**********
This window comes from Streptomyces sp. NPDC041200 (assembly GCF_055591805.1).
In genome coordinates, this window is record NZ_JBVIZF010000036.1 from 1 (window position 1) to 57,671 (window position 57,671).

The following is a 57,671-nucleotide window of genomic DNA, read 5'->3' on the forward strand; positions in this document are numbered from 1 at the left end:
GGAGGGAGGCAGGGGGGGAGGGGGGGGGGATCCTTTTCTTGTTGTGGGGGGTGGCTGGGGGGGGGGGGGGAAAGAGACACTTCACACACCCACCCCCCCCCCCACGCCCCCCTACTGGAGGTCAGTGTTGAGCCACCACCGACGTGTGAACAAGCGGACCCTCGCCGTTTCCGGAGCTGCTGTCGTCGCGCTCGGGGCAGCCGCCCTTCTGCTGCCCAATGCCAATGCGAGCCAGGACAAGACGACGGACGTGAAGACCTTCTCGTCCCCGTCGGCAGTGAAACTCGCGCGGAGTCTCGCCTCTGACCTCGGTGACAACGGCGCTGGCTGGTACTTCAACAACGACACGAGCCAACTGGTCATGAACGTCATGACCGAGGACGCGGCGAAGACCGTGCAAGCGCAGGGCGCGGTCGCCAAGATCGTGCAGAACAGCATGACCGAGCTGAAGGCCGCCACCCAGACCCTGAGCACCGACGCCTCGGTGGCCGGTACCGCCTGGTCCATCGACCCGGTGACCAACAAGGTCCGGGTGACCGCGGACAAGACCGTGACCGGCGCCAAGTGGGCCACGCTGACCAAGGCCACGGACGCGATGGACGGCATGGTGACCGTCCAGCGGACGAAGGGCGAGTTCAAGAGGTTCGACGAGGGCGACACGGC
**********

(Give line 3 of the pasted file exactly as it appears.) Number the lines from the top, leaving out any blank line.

The following is a 57,671-nucleotide window of genomic DNA, read 5'->3' on the forward strand; positions in this document are numbered from 1 at the left end: